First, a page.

Tegan encounters three people while in the dark place. Anatta and Anicca are the elderly chess players and Dukkha is the young man that bargains with her. Dukkha says the reason that all three have a snake tattoo is that they are the same as each other.

This could be interpreted to mean that they are the same being, explaining why the wise old woman Panna refers to the Mara as ‘the evil ones’. It could also be that they are the same in that they were all trapped by the Mara in the void.

Each of these three people are wearing clothes that seem to be from the Elizabethan period. It is not hard to imagine that many of the occultists of that era, such as John Dee, may have accidentally reached the dark place and encountered the Mara. Such an encounter would make a fine historical adventure.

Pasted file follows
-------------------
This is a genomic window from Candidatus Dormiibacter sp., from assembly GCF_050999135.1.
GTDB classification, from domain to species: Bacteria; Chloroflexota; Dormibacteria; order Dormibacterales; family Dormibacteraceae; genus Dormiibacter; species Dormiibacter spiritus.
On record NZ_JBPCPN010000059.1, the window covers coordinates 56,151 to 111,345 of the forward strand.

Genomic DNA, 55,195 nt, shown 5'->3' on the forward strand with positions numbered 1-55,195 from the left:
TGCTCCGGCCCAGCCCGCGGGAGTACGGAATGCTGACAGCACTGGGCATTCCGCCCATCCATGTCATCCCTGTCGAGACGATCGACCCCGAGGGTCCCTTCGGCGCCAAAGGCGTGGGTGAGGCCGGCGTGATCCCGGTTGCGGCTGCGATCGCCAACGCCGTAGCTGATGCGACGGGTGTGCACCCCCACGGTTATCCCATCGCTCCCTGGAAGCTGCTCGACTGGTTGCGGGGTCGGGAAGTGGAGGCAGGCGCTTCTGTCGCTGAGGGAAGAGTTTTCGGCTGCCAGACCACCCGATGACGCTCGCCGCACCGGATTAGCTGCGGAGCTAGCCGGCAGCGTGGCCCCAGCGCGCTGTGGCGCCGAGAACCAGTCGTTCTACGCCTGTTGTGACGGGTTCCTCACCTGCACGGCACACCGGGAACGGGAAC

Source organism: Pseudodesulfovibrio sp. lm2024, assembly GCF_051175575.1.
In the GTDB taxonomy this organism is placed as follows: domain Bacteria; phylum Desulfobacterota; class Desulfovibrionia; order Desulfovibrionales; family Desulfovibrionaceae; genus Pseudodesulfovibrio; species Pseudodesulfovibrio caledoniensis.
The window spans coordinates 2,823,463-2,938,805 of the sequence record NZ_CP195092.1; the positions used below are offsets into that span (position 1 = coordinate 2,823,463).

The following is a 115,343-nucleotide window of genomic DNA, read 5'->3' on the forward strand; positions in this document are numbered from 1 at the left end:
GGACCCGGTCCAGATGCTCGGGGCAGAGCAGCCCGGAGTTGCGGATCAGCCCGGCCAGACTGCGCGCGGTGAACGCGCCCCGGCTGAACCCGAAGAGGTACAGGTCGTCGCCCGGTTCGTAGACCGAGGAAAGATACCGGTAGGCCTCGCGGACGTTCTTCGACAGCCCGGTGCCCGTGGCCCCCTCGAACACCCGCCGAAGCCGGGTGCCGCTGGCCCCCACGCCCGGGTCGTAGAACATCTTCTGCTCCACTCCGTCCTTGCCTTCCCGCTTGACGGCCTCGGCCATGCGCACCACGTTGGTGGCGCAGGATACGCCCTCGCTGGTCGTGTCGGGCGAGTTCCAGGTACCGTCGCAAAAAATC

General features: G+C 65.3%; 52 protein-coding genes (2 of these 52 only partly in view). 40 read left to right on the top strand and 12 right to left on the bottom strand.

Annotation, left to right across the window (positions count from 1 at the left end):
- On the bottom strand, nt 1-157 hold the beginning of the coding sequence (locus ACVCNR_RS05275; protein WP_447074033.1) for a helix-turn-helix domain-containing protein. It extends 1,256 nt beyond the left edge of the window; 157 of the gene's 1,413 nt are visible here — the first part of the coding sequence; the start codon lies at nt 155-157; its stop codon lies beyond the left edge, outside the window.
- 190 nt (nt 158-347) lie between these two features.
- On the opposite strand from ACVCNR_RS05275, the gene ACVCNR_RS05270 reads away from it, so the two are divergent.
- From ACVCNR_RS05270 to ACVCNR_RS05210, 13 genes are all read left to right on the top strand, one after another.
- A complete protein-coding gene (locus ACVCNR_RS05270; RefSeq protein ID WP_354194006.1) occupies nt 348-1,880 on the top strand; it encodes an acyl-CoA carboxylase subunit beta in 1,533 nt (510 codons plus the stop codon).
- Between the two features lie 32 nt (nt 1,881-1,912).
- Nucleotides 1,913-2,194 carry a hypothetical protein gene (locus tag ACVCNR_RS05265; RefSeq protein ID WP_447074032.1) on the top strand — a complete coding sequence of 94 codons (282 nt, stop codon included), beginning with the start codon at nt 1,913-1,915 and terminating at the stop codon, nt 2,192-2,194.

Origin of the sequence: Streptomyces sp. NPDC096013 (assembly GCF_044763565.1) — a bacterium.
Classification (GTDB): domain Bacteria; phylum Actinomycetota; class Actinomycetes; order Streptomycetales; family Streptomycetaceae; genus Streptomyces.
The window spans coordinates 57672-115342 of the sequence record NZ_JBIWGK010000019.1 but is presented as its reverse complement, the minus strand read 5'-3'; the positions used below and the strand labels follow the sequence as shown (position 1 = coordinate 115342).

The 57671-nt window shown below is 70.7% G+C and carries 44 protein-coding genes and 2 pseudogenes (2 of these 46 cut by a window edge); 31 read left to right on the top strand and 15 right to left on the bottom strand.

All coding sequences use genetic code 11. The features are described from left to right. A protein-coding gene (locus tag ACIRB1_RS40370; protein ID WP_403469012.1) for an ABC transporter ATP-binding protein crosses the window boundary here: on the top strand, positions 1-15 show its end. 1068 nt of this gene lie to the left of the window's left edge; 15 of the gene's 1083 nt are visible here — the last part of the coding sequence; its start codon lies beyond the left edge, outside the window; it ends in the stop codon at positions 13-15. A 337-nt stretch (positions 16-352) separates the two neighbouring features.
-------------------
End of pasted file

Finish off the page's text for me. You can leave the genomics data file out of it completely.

The chess players claim that Tegan can’t exist. If they’d been trapped there for hundreds of years one could certainly see how they’d think the arrival of someone new was just a figment of their imagination. It also sets up the crisis of identity that Tegan suffers.

Introduced to another version of herself she is faced with the challenge of working out which one is the real her. This would be rather difficult to pull off in a roleplaying game as players would assume whichever character they control is the real one.